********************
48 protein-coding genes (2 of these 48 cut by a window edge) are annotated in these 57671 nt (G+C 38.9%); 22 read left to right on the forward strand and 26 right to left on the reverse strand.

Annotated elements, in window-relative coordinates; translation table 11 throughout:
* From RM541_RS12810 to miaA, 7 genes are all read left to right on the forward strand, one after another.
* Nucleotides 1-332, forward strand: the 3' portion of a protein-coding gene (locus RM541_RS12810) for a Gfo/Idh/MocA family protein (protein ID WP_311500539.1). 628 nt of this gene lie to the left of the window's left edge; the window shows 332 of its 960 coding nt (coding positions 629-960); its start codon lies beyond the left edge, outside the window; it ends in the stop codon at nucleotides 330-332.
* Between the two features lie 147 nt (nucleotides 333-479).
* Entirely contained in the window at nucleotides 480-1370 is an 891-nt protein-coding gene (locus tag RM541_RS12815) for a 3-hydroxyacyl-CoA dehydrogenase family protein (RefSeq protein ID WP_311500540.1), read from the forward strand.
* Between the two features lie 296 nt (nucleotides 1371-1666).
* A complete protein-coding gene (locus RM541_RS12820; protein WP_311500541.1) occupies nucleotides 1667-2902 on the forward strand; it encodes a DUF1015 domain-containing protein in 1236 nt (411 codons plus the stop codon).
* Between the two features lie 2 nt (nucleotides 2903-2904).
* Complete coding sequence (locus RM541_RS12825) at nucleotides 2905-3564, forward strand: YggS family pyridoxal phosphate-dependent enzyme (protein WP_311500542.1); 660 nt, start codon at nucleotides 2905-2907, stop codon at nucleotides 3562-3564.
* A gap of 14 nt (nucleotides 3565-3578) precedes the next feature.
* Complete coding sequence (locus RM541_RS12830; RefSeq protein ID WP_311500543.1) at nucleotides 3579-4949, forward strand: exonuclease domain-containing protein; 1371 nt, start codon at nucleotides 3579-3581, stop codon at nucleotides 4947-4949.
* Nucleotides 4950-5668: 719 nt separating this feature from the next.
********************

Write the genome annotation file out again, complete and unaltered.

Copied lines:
48 protein-coding genes (2 of these 48 cut by a window edge) are annotated in these 57671 nt (G+C 38.9%); 22 read left to right on the forward strand and 26 right to left on the reverse strand.

Annotated elements, in window-relative coordinates; translation table 11 throughout:
* From RM541_RS12810 to miaA, 7 genes are all read left to right on the forward strand, one after another.
* Nucleotides 1-332, forward strand: the 3' portion of a protein-coding gene (locus RM541_RS12810) for a Gfo/Idh/MocA family protein (protein ID WP_311500539.1). 628 nt of this gene lie to the left of the window's left edge; the window shows 332 of its 960 coding nt (coding positions 629-960); its start codon lies beyond the left edge, outside the window; it ends in the stop codon at nucleotides 330-332.
* Between the two features lie 147 nt (nucleotides 333-479).
* Entirely contained in the window at nucleotides 480-1370 is an 891-nt protein-coding gene (locus tag RM541_RS12815) for a 3-hydroxyacyl-CoA dehydrogenase family protein (RefSeq protein ID WP_311500540.1), read from the forward strand.
* Between the two features lie 296 nt (nucleotides 1371-1666).
* A complete protein-coding gene (locus RM541_RS12820; protein WP_311500541.1) occupies nucleotides 1667-2902 on the forward strand; it encodes a DUF1015 domain-containing protein in 1236 nt (411 codons plus the stop codon).
* Between the two features lie 2 nt (nucleotides 2903-2904).
* Complete coding sequence (locus RM541_RS12825) at nucleotides 2905-3564, forward strand: YggS family pyridoxal phosphate-dependent enzyme (protein WP_311500542.1); 660 nt, start codon at nucleotides 2905-2907, stop codon at nucleotides 3562-3564.
* A gap of 14 nt (nucleotides 3565-3578) precedes the next feature.
* Complete coding sequence (locus RM541_RS12830; RefSeq protein ID WP_311500543.1) at nucleotides 3579-4949, forward strand: exonuclease domain-containing protein; 1371 nt, start codon at nucleotides 3579-3581, stop codon at nucleotides 4947-4949.
* Nucleotides 4950-5668: 719 nt separating this feature from the next.